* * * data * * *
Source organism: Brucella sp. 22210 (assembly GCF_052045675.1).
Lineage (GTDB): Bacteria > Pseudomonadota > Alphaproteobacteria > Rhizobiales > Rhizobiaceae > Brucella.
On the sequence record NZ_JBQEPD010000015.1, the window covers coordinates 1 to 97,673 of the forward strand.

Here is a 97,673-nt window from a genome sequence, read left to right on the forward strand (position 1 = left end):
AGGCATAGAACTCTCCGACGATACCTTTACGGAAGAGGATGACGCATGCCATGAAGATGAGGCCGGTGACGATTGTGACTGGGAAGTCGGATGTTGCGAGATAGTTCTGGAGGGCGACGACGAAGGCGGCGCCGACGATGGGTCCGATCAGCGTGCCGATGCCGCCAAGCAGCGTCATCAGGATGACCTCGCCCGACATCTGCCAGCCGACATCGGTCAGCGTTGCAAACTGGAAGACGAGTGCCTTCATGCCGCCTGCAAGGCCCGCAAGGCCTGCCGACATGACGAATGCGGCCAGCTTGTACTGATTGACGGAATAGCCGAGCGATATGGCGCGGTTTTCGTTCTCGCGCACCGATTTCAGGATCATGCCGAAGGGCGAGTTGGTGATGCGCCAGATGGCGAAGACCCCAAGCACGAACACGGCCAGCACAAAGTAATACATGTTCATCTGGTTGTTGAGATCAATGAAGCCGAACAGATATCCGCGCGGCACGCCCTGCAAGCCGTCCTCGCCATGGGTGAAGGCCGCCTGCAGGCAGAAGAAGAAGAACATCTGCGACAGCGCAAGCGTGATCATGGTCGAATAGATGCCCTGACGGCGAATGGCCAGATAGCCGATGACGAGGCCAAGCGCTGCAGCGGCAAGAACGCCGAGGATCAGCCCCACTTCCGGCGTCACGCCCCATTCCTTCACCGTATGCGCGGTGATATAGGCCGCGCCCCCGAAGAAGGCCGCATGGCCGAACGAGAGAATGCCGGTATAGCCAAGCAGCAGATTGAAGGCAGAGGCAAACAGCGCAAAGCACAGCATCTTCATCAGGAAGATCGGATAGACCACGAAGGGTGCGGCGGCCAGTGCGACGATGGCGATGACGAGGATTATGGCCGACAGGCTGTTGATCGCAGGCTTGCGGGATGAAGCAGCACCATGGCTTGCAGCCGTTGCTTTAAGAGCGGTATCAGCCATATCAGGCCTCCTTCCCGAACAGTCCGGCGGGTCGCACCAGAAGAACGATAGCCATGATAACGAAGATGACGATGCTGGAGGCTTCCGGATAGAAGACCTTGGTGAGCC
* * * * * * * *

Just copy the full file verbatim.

Source organism: Brucella sp. 22210 (assembly GCF_052045675.1).
Lineage (GTDB): Bacteria > Pseudomonadota > Alphaproteobacteria > Rhizobiales > Rhizobiaceae > Brucella.
On the sequence record NZ_JBQEPD010000015.1, the window covers coordinates 1 to 97,673 of the forward strand.

Here is a 97,673-nt window from a genome sequence, read left to right on the forward strand (position 1 = left end):
AGGCATAGAACTCTCCGACGATACCTTTACGGAAGAGGATGACGCATGCCATGAAGATGAGGCCGGTGACGATTGTGACTGGGAAGTCGGATGTTGCGAGATAGTTCTGGAGGGCGACGACGAAGGCGGCGCCGACGATGGGTCCGATCAGCGTGCCGATGCCGCCAAGCAGCGTCATCAGGATGACCTCGCCCGACATCTGCCAGCCGACATCGGTCAGCGTTGCAAACTGGAAGACGAGTGCCTTCATGCCGCCTGCAAGGCCCGCAAGGCCTGCCGACATGACGAATGCGGCCAGCTTGTACTGATTGACGGAATAGCCGAGCGATATGGCGCGGTTTTCGTTCTCGCGCACCGATTTCAGGATCATGCCGAAGGGCGAGTTGGTGATGCGCCAGATGGCGAAGACCCCAAGCACGAACACGGCCAGCACAAAGTAATACATGTTCATCTGGTTGTTGAGATCAATGAAGCCGAACAGATATCCGCGCGGCACGCCCTGCAAGCCGTCCTCGCCATGGGTGAAGGCCGCCTGCAGGCAGAAGAAGAAGAACATCTGCGACAGCGCAAGCGTGATCATGGTCGAATAGATGCCCTGACGGCGAATGGCCAGATAGCCGATGACGAGGCCAAGCGCTGCAGCGGCAAGAACGCCGAGGATCAGCCCCACTTCCGGCGTCACGCCCCATTCCTTCACCGTATGCGCGGTGATATAGGCCGCGCCCCCGAAGAAGGCCGCATGGCCGAACGAGAGAATGCCGGTATAGCCAAGCAGCAGATTGAAGGCAGAGGCAAACAGCGCAAAGCACAGCATCTTCATCAGGAAGATCGGATAGACCACGAAGGGTGCGGCGGCCAGTGCGACGATGGCGATGACGAGGATTATGGCCGACAGGCTGTTGATCGCAGGCTTGCGGGATGAAGCAGCACCATGGCTTGCAGCCGTTGCTTTAAGAGCGGTATCAGCCATATCAGGCCTCCTTCCCGAACAGTCCGGCGGGTCGCACCAGAAGAACGATAGCCATGATAACGAAGATGACGATGCTGGAGGCTTCCGGATAGAAGACCTTGGTGAGCC